Kuwait Traffic

I have a post coming up about the Friday market and other local flair, but–at the risk of freaking my mother right out–I’m going to discuss traffic in Kuwait today. Imagine the busiest road you’ve ever driven, and multiply that by ten. Next, take away all the regular rules of traffic, including who can turn from which lane, right-of-way for pedestrians, speed limits, and mandatory signal light use. Most of the traffic practices that make our roads run fairly smoothly are either not required by law here, or (more commonly) not at all enforced.

A big part of the problem on Kuwait’s streets and highways is the price of fuel. I took a photo of the pumps after the gas station attendant finished filling us up today.

The pump after filling the Explorer.

We got premium fuel, which was priced at 0.065 Dinars per litre. As you can see above, the price to put more than 50 litres into The Electrician’s parents’ truck was 3.100 KD (Kuwait Dinars). Roughly approximated, premium gasoline was  22.7 cents per litre today, and the whole tank cost $10.85 Canadian. Right now, my dad is shaking his head. Gas was $1.12 a litre at home when I left, which is painful but not as high as it’s been in recent memory.

Because the fuel is so cheap, people who live in Kuwait drive and drive and drive. The infrastructure is also ill-equipped to handle so many vehicles; roads are carrying many times the maximum number of cars and SUVs they should. At the busy times of day, especially in the evenings when folks are out for late dinners and the weather is cool, traffic barely moves. Horns honk like ducks on the lake shore.

On the highways, or in the city when the traffic is lighter, speed limits seem to mean very little. Out on the highway, the legal speed limit is 120 kilometers per hour, which is only ten faster than it is at home, but few drivers travel anywhere near the limit. As we were clipping along through the dessert today, we needed to keep moving over because someone was blowing up behind us at 150 or more with no intention of stopping. When vehicles crash here, they are wrecked beyond recognition, and people die. The fact that seat belts are not required and the locals don’t wear them adds to the carnage. We’ve seen countless cars with little kids unbuckled and crawling all over the place; I can’t even think about what would happen to those children in a crash. To try to get the message through, the government leaves crumpled cars at the crash sites, pulled off to the side and marked with signage about the dangers of speed and texting while driving. It’s a garish reminder of what happens on roads like these.

Friday night traffic (about nine p.m.) from the living room window.

If you look up to the left in the photo above, you’ll see the red taillights of all the traffic heading away from our place, and the white taillights of all the traffic heading back along the seafront. I haven’t taken photos of the really scary traffic because it’s not something I can express in a photograph. The Electrician’s dad has been driving us around while we’re here, which is a good thing because he has been living here and navigating the crazy roads for nearly two years. I trust him to get us safely through, and he is, but that doesn’t stop me from gasping at the near-misses.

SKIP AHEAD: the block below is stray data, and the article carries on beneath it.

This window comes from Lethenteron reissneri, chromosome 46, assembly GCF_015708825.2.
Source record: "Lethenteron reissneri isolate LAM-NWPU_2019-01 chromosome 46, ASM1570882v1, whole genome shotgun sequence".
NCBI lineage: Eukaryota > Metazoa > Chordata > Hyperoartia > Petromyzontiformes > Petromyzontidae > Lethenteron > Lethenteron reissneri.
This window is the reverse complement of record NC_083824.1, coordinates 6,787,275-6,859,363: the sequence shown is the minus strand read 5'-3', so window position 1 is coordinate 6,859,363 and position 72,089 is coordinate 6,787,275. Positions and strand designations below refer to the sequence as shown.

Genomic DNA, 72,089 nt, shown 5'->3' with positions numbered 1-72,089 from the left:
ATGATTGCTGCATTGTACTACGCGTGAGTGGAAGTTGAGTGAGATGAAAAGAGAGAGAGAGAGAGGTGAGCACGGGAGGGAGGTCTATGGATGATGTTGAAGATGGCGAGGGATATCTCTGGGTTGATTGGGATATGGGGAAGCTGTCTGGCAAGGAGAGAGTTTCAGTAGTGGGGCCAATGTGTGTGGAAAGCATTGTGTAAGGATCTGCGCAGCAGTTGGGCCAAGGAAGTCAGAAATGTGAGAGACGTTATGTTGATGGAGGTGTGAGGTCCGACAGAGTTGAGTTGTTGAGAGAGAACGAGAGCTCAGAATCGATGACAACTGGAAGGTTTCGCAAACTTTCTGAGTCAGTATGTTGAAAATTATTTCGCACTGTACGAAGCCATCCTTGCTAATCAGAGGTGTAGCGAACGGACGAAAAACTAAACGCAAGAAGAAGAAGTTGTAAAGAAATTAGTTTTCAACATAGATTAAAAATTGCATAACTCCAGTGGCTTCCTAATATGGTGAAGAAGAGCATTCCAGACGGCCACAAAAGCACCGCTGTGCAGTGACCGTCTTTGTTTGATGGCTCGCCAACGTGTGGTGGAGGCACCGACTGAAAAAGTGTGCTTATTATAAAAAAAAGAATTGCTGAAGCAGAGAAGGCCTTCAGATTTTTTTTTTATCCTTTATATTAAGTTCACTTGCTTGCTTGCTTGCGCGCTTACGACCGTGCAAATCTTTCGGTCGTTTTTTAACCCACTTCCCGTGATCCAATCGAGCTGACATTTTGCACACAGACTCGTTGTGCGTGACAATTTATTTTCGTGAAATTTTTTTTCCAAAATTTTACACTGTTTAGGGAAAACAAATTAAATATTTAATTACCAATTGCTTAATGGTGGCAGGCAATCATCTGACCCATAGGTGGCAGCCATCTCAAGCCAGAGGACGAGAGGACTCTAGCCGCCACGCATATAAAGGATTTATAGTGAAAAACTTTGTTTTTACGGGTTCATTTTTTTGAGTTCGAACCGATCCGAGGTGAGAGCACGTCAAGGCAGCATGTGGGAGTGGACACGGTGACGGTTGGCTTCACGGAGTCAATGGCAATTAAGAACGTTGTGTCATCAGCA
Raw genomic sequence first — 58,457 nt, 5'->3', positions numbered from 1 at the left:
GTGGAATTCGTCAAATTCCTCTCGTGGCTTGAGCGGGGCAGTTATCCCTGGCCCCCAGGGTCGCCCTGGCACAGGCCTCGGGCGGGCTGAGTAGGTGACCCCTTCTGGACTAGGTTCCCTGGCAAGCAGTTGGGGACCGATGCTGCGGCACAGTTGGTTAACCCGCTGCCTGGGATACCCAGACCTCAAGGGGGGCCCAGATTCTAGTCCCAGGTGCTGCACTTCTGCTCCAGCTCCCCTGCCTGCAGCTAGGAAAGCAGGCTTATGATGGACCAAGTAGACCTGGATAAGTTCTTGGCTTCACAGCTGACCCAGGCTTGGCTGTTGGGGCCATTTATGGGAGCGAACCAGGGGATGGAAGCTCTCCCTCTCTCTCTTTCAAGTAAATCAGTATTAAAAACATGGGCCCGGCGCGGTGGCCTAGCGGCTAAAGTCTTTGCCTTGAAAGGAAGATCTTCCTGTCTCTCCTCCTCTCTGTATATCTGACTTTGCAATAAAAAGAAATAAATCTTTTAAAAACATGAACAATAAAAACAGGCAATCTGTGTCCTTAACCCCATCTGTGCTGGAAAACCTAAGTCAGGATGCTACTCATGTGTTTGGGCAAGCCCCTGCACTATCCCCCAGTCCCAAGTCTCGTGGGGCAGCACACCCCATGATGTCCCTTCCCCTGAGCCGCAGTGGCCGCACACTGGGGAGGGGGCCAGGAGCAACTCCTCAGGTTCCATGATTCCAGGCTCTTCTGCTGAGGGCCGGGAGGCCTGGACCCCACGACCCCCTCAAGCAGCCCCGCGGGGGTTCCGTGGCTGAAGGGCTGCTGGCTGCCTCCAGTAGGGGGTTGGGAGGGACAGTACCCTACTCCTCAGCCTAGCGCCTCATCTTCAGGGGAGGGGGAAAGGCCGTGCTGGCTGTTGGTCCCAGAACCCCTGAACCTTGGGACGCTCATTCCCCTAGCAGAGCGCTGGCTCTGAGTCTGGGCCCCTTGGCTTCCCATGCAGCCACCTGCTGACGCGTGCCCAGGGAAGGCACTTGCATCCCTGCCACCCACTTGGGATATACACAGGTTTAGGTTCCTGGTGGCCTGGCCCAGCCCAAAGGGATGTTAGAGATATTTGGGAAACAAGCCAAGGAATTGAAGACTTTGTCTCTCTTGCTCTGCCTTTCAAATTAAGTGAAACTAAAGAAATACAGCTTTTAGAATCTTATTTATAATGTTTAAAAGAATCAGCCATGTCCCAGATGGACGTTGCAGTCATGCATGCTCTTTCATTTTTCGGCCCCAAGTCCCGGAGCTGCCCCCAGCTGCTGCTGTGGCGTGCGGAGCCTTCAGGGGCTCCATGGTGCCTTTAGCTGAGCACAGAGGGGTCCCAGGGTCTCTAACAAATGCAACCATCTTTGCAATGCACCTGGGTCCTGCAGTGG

The most creative driving I’ve seen in Kuwait involves the hitherto unknown term “carving.” In North America, we would refer to this as “cutting off” except that it happens in the gridlock traffic here. Don’t get me wrong: we’ve seen plenty of very high speed, very sudden lane changes on the fast roads, but the carving on the slower streets is intense and repeated. Again and again, I am sure another car is going to sideswipe us, and many of the vehicles on the road are deeply scarred. Essentially, carving means wedging a car into any space available, even a spot barely big enough for a rollerblade, much less a Land Rover. At any sudden moment, another car can (and generally will) come within inches of our bumper, close enough that I could roll down my window and leave my handprints on their glass if I was stupid enough to try.

Even more fun are the motorcycles. Riders do not wear helmets in general, and we’ve seen a number of kids on the back on them. On the way to dinner our first night here, a man on a fancy crotch rocket cut us off at a fair clip, then turned back to laugh at us before popping a wheelie. I couldn’t get to my camera fast enough to snap a shot, but the insane rider held the wheelie for a few blocks, gunning his motor and generally behaving like a lunatic. All I could think about was what a mess he’d be if he lost control of his bike. We came across another biker who’d crashed his bike two nights later, and things did not look good for him, even though emergency crews were at the scene of the accident.

Travelling by car is truly nuts here. I swear I’ll never complain about being stuck in Edmonton traffic again.

copyright 2012:  http://bluespeckledpup.com

2 Comments Add yours

  1. That does not sound like fun! Maybe the drivers in Houston aren’t so bad after all…

    1. The best way I can describe it is a mosh pit for cars.

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